Glen Doll has long been bereft of a campsite. There used to be one adjacent to the car park but, thanks to some rather rowdy campers and a few too many boozy parties, it closed down (quite a number of years ago now). However, in a bid to fill the void left by its departure, the local ranger service has designated three short stay wild camping sites. They are located in Glendoll Forest adjacent to Jock’s Road (NO 252766), in a former quarry above Acharn (NO 280764) and by the River South Esk south of Moulzie (NO 285768). With no road access, all require a walk in.
What a difference a decade makes. Today, I hiked up the Firmounth Road from Tarfside in Glen Esk en route to the summit of Hill of Cat. I did a similar walk in 2002 and, as I set out from the car park, I had happy memories of walking the old road all those years ago.
However, above the renovated lodge at Shinfur, I quickly discovered that over recent years the original hill track – a long established right of way linking Tarfside in Angus with Dinnet in Deeside – has been replaced by a much more robust estate road, one of many on the Millden Estate constructed to service numerous lines of grouse butts.
It wasn’t particularly pleasant underfoot, but did make short work of the ascent to the top of Tampie where, as part of the estate’s ongoing drive to upgrade its grouse moors, a line of butts was in the process of being rebuilt.
The ‘upgraded’ Firmounth Road lifted me up and over Tampie and as I progressed towards the next peak, Gannoch, it became apparent that the redevelopment was not yet complete. Ahead of me, at the end of the newest section of track, sat a mechanical excavator – poised to carve up even more of the original route.
It is a great pity that the old Firmounth has been bulldozed out in such a fashion. Gone is a wonderful old hill track. In its original state, it was an integral part of the landscape. Weathered and overgrown, the heathery highway lay hidden amongst the hills. Now, sadly, it is an all too obvious scar of grit and gravel.
For more on the Firmounth Road, visit Heritage Paths.
As a follow up to an earlier post (scroll down to find it!) about animal traps in the Scottish countryside, I came across three traps containing dead animals on my wanderings in the Angus hills today.
The first contained a freshly snared stoat, killed as it scampered through a fen trap slung over a stream close to the Firmounth/Fungle Road in Glen Esk, on the Millden Estate. It is one of the few occasions I have spotted a stoat in the great outdoors – just a pity it was in such circumstances.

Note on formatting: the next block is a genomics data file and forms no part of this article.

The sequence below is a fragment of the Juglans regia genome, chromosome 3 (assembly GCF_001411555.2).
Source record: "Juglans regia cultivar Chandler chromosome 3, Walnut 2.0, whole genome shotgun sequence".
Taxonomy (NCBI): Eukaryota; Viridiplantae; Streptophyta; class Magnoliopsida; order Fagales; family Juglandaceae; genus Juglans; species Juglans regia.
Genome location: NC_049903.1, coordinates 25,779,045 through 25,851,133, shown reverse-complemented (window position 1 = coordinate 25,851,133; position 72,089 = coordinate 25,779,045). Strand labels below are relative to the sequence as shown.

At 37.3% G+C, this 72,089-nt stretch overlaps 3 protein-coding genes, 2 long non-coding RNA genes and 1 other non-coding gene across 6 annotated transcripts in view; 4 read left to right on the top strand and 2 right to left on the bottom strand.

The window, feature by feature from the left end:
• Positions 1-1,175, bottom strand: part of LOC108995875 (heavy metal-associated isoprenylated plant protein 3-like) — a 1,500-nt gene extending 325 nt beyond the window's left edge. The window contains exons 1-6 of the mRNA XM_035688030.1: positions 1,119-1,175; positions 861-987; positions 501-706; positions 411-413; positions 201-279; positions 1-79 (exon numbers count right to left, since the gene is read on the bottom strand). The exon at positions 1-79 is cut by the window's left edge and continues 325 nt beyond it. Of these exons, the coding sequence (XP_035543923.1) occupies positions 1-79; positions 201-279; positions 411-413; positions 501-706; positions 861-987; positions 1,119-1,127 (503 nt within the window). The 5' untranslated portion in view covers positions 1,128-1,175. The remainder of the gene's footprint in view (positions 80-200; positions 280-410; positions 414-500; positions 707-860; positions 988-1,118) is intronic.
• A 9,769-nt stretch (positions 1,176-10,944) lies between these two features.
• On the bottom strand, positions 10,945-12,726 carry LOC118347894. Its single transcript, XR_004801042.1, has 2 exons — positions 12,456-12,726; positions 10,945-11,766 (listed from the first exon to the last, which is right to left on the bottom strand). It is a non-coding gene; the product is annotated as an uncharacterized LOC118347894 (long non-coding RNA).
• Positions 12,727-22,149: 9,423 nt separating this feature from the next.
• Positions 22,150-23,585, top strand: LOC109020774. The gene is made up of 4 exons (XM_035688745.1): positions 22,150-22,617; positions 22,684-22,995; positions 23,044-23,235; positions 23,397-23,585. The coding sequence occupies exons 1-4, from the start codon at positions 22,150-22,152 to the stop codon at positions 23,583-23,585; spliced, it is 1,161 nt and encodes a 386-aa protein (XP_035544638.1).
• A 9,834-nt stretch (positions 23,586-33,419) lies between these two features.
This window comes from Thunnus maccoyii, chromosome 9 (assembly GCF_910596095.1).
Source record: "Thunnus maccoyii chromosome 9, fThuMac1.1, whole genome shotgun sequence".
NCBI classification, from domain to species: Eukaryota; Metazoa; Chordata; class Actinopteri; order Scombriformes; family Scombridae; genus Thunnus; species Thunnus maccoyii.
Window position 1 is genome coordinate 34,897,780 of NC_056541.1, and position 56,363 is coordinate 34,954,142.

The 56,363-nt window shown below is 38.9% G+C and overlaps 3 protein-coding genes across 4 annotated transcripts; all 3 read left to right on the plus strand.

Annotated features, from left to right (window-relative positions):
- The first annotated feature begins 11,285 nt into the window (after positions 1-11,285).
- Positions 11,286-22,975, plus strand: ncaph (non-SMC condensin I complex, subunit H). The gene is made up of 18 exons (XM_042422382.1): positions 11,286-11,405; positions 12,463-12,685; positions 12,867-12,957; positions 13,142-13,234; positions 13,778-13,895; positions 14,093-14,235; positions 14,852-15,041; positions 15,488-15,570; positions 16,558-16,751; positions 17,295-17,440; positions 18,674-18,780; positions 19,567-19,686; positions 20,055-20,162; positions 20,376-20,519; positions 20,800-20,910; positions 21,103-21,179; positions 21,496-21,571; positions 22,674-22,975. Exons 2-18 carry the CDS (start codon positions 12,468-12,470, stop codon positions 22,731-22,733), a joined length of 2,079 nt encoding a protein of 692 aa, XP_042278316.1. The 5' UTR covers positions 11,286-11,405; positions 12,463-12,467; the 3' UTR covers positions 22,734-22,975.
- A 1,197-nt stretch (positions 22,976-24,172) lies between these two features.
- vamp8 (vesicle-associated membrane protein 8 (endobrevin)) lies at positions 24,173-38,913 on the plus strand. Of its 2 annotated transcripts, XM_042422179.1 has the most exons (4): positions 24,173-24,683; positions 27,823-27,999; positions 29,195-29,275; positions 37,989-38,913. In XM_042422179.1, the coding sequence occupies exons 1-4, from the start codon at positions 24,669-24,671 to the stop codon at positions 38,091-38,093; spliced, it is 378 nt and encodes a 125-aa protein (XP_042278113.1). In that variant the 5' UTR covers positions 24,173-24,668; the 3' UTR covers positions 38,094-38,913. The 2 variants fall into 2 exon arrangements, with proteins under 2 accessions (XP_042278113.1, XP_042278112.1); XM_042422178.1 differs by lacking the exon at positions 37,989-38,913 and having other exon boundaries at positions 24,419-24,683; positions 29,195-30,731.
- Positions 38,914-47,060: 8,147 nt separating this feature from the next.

The second was a rat, again captured in a fen trap, this one positioned over the Burn of Cat, across the valley.
The use of these fen traps is legal as a means of controlling vermin, including both rats and stoats.
The third trapped creature was a very dead (skeletal in fact) bird lying in the base of what appeared to be a disused Larsen trap, again located close to the Burn of Cat.
For more on animal and bird traps used in the countryside, visit Onekind’s excellent walkers’ guide.
Update Another day on the hills and another grim find in a fen trap, this time a stoat caught in a stream gully between Dog Hillock and Hill of Glansie.
Enjoyed a snowy March day on Corwharn, a small hill accessible from the Backwater Reservoir (pictured, right) in Angus. A full report on the day out will follow soon, but in the meantime here are a few photos. View the photos…
The Victorians first put Reekie Linn on the tourist map and it has remained a firm favourite with visitors to Angus ever since. One of Scotland’s most spectacular waterfalls, it cascades through a deep tree-lined canyon, throwing up a smoky mist of spray. A well-walked path follows the north bank of the River Isla to an exposed cliff-top viewpoint. However, for those with a sense of adventure and a head for heights, there is another, virtually unknown trail on the south side of the water. Read more…
Of the Angus Glens, it is fair to say that Glen Lethnot is the least frequented. The single-track road in does not actively encourage visitors. As it winds deeper into the valley it becomes narrower, more potted and increasingly less inviting. But despite the potholes and clunky cattle grids that jolt suspension springs into life, the journey is worth making for it reveals an isolated, some may say desolate, landscape of rolling hills, grassy slopes and heather moor. Apart from the occasional cottage and a grand pink hunting lodge, signs of life are few and far between and herein lies its charms. Read more…